Imagine if your whole life you’ve looked through one eye, only seeing through one eye and suddenly, scientists can give you the ability to open up a second eye. So what you would see is not just more data but it’s a whole different way of seeing.
Said photojournalist Rick Smolan today, telling the audience at a Human Face of Big Data event the same thing he told his son when, at 2am, the little boy climbed out of bed, snuck into the kitchen and asked him why he stayed up late everynight on the phone talking about “big data.” Smolan continued:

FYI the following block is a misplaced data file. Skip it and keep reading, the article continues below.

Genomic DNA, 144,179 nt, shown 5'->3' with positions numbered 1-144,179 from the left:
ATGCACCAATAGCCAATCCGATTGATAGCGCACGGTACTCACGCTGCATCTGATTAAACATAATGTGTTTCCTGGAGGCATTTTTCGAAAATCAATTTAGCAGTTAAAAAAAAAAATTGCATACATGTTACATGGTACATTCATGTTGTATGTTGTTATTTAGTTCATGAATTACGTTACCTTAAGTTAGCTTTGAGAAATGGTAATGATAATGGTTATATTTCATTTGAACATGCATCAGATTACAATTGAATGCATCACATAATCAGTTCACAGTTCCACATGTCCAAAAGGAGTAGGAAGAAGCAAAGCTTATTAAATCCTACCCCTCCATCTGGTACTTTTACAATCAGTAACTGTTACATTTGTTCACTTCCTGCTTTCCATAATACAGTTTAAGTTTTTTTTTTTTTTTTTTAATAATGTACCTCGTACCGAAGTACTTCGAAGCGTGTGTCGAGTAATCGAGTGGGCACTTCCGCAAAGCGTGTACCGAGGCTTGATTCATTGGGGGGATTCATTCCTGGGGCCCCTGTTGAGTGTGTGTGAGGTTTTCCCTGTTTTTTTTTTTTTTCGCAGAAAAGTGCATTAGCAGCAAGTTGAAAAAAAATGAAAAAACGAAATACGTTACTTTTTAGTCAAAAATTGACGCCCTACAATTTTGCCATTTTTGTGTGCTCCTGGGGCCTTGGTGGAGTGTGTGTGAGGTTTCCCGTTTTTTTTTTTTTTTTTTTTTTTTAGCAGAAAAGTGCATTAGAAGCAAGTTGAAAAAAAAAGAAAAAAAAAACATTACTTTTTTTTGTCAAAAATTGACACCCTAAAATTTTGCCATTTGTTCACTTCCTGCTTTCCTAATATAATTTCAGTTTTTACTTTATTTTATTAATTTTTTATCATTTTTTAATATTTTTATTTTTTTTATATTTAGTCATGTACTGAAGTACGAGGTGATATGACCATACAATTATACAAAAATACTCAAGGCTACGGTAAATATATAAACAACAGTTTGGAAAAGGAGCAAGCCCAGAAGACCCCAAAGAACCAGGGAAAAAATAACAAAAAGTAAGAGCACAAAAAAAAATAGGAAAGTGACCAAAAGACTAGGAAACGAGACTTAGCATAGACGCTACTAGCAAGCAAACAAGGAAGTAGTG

My son, who again wanted to stay up as late as he could before I sent him back to bed, said: could scientists and computers, like, let us open up a third eye and a fourth and a fifth? And I said yes.
See the group’s phone app, its upcoming book and more here.
The heart of data science is designing instruments to turn signals from the real world into actionable information. Fighting the data providers to give you those signals in a convenient form is a losing battle, so the key to success is getting comfortable with messy requirements and chaotic inputs. As an engineer, this can feel like a deal with the devil, as you have to accept error and uncertainty in your results. But the alternative is no results at all.